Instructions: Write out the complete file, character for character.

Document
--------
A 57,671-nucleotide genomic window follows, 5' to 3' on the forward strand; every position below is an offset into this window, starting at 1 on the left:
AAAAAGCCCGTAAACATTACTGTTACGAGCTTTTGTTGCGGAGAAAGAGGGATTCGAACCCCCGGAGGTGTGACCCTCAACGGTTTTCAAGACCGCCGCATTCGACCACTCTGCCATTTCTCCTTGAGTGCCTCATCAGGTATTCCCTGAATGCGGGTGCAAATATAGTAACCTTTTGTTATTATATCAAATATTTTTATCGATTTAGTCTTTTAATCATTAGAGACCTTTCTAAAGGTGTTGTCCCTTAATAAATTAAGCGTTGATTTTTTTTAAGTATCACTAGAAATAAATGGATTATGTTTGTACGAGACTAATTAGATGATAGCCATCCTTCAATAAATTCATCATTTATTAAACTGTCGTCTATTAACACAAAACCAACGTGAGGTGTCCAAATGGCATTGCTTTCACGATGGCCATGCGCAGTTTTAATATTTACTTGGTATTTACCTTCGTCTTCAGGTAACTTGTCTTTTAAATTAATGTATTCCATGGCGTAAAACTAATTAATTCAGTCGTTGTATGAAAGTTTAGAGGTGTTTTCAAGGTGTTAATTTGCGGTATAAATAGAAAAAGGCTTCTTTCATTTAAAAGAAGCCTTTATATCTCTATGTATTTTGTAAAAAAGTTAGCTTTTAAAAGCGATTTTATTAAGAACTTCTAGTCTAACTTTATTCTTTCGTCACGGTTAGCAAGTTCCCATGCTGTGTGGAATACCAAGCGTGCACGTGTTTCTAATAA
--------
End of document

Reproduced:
A 57,671-nucleotide genomic window follows, 5' to 3' on the forward strand; every position below is an offset into this window, starting at 1 on the left:
AAAAAGCCCGTAAACATTACTGTTACGAGCTTTTGTTGCGGAGAAAGAGGGATTCGAACCCCCGGAGGTGTGACCCTCAACGGTTTTCAAGACCGCCGCATTCGACCACTCTGCCATTTCTCCTTGAGTGCCTCATCAGGTATTCCCTGAATGCGGGTGCAAATATAGTAACCTTTTGTTATTATATCAAATATTTTTATCGATTTAGTCTTTTAATCATTAGAGACCTTTCTAAAGGTGTTGTCCCTTAATAAATTAAGCGTTGATTTTTTTTAAGTATCACTAGAAATAAATGGATTATGTTTGTACGAGACTAATTAGATGATAGCCATCCTTCAATAAATTCATCATTTATTAAACTGTCGTCTATTAACACAAAACCAACGTGAGGTGTCCAAATGGCATTGCTTTCACGATGGCCATGCGCAGTTTTAATATTTACTTGGTATTTACCTTCGTCTTCAGGTAACTTGTCTTTTAAATTAATGTATTCCATGGCGTAAAACTAATTAATTCAGTCGTTGTATGAAAGTTTAGAGGTGTTTTCAAGGTGTTAATTTGCGGTATAAATAGAAAAAGGCTTCTTTCATTTAAAAGAAGCCTTTATATCTCTATGTATTTTGTAAAAAAGTTAGCTTTTAAAAGCGATTTTATTAAGAACTTCTAGTCTAACTTTATTCTTTCGTCACGGTTAGCAAGTTCCCATGCTGTGTGGAATACCAAGCGTGCACGTGTTTCTAATAA